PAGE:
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New Study Links Egg Harvesting for IVF to Ovarian Cancer

by Gina Maranto, Biopolitical Times guest contributor
December 20th, 2011

For years, infertility specialists have insisted in scientific and public arenas that a key IVF procedure known as ovarian stimulation—chemically goosing women’s ovaries to ripen multiple eggs in a single menstrual cycle—poses little or no long-term cancer risk for those undergoing it.

Like so many other safety claims advanced by researchers and clinicians since the early days of reproductive medicine, this assertion has been made on the basis of virtually no solid evidence, and those who have accepted it can only have done so on the basis of faith: Over the last two decades, the two dozen or so scientific follow-up studies of women who have undergone ovarian stimulation have yielded conflicting results and have been largely unconvincing because they have looked at relatively small numbers of women, have collected a limited range of medical information, and have not tracked their subjects over a long period of time.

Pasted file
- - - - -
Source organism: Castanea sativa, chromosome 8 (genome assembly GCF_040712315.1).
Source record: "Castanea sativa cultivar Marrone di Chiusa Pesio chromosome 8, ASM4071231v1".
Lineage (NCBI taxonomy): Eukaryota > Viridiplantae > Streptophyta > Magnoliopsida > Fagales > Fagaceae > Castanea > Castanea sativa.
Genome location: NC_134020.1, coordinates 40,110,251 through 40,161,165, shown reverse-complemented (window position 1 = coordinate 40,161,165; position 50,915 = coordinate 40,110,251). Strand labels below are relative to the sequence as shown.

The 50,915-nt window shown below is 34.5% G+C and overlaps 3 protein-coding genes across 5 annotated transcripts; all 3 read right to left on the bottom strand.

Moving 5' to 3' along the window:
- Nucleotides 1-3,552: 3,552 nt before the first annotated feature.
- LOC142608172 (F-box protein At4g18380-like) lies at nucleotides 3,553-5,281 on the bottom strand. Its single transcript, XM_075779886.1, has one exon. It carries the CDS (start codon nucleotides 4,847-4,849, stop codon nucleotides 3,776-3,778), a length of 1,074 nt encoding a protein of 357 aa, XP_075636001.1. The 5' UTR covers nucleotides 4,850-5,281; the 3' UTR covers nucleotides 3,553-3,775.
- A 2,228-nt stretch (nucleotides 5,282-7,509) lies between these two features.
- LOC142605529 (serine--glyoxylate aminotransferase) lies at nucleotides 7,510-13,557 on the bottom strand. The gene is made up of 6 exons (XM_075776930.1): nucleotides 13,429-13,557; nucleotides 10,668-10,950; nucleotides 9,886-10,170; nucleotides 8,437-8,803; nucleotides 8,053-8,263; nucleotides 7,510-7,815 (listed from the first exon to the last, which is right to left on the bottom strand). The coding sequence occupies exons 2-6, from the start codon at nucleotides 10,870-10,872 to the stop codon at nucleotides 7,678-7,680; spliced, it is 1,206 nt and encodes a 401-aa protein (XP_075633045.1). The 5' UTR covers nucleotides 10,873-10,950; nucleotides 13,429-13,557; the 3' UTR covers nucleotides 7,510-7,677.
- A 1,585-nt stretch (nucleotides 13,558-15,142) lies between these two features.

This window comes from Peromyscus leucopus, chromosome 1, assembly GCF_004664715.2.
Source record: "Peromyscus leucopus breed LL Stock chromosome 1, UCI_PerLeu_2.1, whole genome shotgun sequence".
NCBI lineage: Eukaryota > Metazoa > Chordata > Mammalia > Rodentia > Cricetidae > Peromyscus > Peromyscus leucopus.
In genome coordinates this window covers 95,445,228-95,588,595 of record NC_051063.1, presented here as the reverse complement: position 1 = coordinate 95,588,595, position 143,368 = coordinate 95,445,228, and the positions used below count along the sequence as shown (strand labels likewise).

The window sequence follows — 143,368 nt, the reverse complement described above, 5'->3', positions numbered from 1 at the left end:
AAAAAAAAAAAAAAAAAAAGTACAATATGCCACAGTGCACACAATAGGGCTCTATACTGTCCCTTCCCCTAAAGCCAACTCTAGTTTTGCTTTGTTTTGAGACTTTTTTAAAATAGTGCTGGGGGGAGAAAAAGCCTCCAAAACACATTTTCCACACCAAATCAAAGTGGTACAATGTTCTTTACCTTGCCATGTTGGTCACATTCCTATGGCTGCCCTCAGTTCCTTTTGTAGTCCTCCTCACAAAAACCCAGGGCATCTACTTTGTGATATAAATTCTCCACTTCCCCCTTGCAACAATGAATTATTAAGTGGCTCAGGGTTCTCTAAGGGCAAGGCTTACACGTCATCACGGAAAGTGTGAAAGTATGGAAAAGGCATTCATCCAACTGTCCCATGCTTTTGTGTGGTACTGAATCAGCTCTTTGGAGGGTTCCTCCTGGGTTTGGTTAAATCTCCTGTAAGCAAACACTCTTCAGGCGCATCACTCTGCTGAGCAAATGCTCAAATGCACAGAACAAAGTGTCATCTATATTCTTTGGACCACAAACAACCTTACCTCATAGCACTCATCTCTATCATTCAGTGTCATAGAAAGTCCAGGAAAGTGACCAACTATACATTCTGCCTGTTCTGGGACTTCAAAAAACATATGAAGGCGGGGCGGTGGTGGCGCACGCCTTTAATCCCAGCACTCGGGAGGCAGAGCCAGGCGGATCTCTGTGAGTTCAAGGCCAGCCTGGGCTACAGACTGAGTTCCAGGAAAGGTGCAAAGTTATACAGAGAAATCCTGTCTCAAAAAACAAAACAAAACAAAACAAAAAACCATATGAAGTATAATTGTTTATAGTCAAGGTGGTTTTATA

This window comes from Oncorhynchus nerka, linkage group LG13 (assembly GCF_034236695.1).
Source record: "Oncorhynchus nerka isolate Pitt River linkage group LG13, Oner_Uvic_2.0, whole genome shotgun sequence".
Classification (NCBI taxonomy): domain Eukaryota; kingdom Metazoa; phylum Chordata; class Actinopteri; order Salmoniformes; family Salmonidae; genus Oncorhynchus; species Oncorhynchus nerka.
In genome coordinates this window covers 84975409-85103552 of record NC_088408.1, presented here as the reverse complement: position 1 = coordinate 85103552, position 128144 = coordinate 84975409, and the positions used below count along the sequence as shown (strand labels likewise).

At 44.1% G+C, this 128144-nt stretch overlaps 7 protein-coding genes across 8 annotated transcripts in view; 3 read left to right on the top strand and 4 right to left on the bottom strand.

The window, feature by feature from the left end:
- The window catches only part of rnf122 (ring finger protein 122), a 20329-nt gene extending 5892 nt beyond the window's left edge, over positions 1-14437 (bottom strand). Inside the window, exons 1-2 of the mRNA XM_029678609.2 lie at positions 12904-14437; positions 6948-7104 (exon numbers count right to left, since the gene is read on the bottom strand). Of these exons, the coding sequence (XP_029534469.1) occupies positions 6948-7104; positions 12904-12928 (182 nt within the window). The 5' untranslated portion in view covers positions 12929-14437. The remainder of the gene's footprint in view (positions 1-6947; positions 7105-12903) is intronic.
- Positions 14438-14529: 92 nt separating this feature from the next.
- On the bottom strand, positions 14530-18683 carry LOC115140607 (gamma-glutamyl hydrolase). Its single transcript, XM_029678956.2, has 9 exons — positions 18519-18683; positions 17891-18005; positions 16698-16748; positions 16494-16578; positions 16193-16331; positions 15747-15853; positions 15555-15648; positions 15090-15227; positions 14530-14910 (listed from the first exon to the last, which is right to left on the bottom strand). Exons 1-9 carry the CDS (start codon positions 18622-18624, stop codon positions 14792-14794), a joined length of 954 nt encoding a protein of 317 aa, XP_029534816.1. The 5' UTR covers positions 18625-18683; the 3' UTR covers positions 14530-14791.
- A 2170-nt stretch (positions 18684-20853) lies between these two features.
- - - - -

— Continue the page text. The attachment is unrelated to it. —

That said, a dozen or so previous studies pointed to an increased risk for both ovarian cancer and borderline ovarian tumors, malignancies that are usually self-contained and operable and have higher survival rates than full-blown ovarian cancers.

Now an impressively large and comprehensive study out of the Netherlands has confirmed the disquieting findings of those studies while affording a much sharper picture of the risks posed by exposure to fertility drugs like clomiphene citrate, synthetic gonadotropin releasing hormone analogs, and other stand-ins for the naturally circulating hormones that, in fertile women, cause eggs to ripen and be released. The article, published in the online version of Human Reproduction on October 26, concludes that among the population of women in the study, exposure to fertility drugs significantly heightened the chances of borderline and invasive ovarian malignancies.